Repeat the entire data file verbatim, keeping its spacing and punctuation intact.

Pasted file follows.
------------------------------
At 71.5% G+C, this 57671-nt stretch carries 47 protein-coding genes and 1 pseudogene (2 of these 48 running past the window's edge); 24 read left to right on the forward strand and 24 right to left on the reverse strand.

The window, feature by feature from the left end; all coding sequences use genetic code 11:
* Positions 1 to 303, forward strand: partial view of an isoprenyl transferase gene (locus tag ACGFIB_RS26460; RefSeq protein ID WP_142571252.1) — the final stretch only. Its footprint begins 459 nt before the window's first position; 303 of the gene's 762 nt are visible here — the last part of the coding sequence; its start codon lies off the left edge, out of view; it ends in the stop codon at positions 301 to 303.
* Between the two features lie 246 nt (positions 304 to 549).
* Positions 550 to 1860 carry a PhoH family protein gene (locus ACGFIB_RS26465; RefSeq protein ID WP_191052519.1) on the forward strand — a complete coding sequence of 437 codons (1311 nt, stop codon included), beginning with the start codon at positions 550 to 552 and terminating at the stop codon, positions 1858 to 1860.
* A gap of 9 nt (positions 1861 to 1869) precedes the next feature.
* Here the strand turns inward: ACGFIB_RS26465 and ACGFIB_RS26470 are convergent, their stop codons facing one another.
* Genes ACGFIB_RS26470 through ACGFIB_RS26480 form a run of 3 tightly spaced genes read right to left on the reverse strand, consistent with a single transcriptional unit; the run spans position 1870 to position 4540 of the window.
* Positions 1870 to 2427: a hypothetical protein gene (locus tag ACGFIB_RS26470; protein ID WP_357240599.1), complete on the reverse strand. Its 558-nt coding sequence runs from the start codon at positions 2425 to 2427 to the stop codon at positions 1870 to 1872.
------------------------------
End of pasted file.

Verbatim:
At 71.5% G+C, this 57671-nt stretch carries 47 protein-coding genes and 1 pseudogene (2 of these 48 running past the window's edge); 24 read left to right on the forward strand and 24 right to left on the reverse strand.

The window, feature by feature from the left end; all coding sequences use genetic code 11:
* Positions 1 to 303, forward strand: partial view of an isoprenyl transferase gene (locus tag ACGFIB_RS26460; RefSeq protein ID WP_142571252.1) — the final stretch only. Its footprint begins 459 nt before the window's first position; 303 of the gene's 762 nt are visible here — the last part of the coding sequence; its start codon lies off the left edge, out of view; it ends in the stop codon at positions 301 to 303.
* Between the two features lie 246 nt (positions 304 to 549).
* Positions 550 to 1860 carry a PhoH family protein gene (locus ACGFIB_RS26465; RefSeq protein ID WP_191052519.1) on the forward strand — a complete coding sequence of 437 codons (1311 nt, stop codon included), beginning with the start codon at positions 550 to 552 and terminating at the stop codon, positions 1858 to 1860.
* A gap of 9 nt (positions 1861 to 1869) precedes the next feature.
* Here the strand turns inward: ACGFIB_RS26465 and ACGFIB_RS26470 are convergent, their stop codons facing one another.
* Genes ACGFIB_RS26470 through ACGFIB_RS26480 form a run of 3 tightly spaced genes read right to left on the reverse strand, consistent with a single transcriptional unit; the run spans position 1870 to position 4540 of the window.
* Positions 1870 to 2427: a hypothetical protein gene (locus tag ACGFIB_RS26470; protein ID WP_357240599.1), complete on the reverse strand. Its 558-nt coding sequence runs from the start codon at positions 2425 to 2427 to the stop codon at positions 1870 to 1872.